Welcome to the August 2016 installment of the Direct Energy Buzz! In this edition, we will head outside to get some fresh air into our lungs and commune with nature! We’ll examine some solar-powered camping gear, the power potential of an artificial leaf to reduce carbon dioxide (CO2), and how new technology might dissolve future electronic trash.
Powering the Great Outdoors
While many people enjoy their summer vacations camping in national parks or remote forests, fewer and fewer leave their electronic devices at home. Even though the National Geographic now offers free downloads of United States Geological Survey quad maps for any hiking trail in the US, most folks intent on navigating the wilds of the continent prefer using their smartphone’s GPS system.
But this begs the question: “What happens when you need to charge it and you’re half a day’s hike from your vehicle?”
Introducing flexible solar recharging pads! A number of these are already on the market, but Powerfilm’s LightSaver Max caught our eye because it’s thin, lightweight, has an on-board 15,600 mAh battery, and even if you shoot holes in the panel, it will still put out power.
The convenience of the on-board battery means you can charge your devices when you want to — even when the panel is rolled up and stowed in your backpack. Just connect a USB cable from it to your device, and you’re set. The panel is also sensitive and efficient enough that it collects energy in shade or partial sun.
Can Carbon Dioxide Turn Over a New Leaf?
Leaves do a wonderful thing with CO2. Using photosynthesis, they turn this gas into chemical energy to grow. But the problem with CO2 is that there’s a lot of it in the atmosphere, and it’s a very stable molecule that doesn’t break down on its own. The only large-scale way of converting CO2 into water and other compounds is through photosynthesis.
But what if you could take CO2 and convert it into a useable fuel?
Researchers at the University of Illinois at Chicago (with computational assistance from Argonne National Labs) have figured out how to do just that by developing an artificial leaf that uses sunlight, water, and tungsten diselenide as a catalyst to convert CO2 to CO (carbon monoxide), which is more reactive.
Once you have CO, you can easily turn it into methanol (CH3OH) or possibly into methane (CH4) or a product that is called “syn gas.” The tungsten catalyst works more than 1,000 times more efficiently and cheaply than other metals. If this technology can be added to emission systems on power plants, there’s a potential it could reduce and recycle the CO2 waste stream into other products.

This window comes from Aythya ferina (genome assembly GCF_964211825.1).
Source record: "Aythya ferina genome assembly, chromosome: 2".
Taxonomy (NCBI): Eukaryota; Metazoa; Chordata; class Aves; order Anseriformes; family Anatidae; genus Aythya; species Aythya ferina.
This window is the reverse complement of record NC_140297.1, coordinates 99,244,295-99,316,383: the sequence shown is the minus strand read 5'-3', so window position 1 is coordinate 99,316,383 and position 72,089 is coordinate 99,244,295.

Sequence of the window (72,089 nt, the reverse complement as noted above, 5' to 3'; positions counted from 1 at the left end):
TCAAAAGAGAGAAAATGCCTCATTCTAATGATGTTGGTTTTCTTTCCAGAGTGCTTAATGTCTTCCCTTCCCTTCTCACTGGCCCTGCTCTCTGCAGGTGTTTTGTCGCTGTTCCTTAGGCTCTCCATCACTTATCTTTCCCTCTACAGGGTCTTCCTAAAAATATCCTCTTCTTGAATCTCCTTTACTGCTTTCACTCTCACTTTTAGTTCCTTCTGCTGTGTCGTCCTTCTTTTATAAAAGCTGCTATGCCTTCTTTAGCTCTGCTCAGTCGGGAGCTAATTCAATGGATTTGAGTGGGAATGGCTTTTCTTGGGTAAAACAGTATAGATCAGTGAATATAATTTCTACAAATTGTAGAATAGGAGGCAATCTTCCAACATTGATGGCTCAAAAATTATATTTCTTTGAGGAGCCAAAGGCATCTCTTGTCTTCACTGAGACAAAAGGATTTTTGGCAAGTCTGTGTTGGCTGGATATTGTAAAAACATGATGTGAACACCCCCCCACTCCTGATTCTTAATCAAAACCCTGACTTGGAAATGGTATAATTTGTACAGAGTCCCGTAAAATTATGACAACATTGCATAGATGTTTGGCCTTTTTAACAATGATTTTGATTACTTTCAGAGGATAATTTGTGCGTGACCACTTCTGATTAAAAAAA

A Potential Solution to the Electronic Waste Problem
Electronic printed circuit boards (PCB’s) made of plastics or epoxy have been a major chunk of the world’s growing electronic waste (e-waste) problem. For the past few years, however, as the electronic components have decreased in size and weight, the idea of making the PCBs thinner and from organic soluble materials has been getting attention — especially among biomedical device makers. Known as “transient electronics,” they are a class of devices that can completely dissolve within a programmed period of time.
But one of the snags has centered on batteries. Last week in Ames, IA, Professor Reza Montazami announced the development of a self-destructing, lithium-ion battery capable that delivers 2.5 volts (for 15 minutes) and then dissolves if dropped in water. The battery is made of layers of degradable polymer composite wrapped in a polyvinyl alcohol-based polymer. It functions normally when kept dry, but once it’s exposed to water, the polymer swells, breaking apart the electrodes, and then dissolves away in 30 minutes.
With more than 3 billion household dry cell batteries discarded in the United States each year contributing to mercury, cadmium, and other heavy metals in landfills, dissolvable batteries offer a novel solution to obsolete tech and other forms of e-waste.
Do you have a topic you’d like to see us address in a future installment of the Direct Energy Buzz? Tell us in the comments!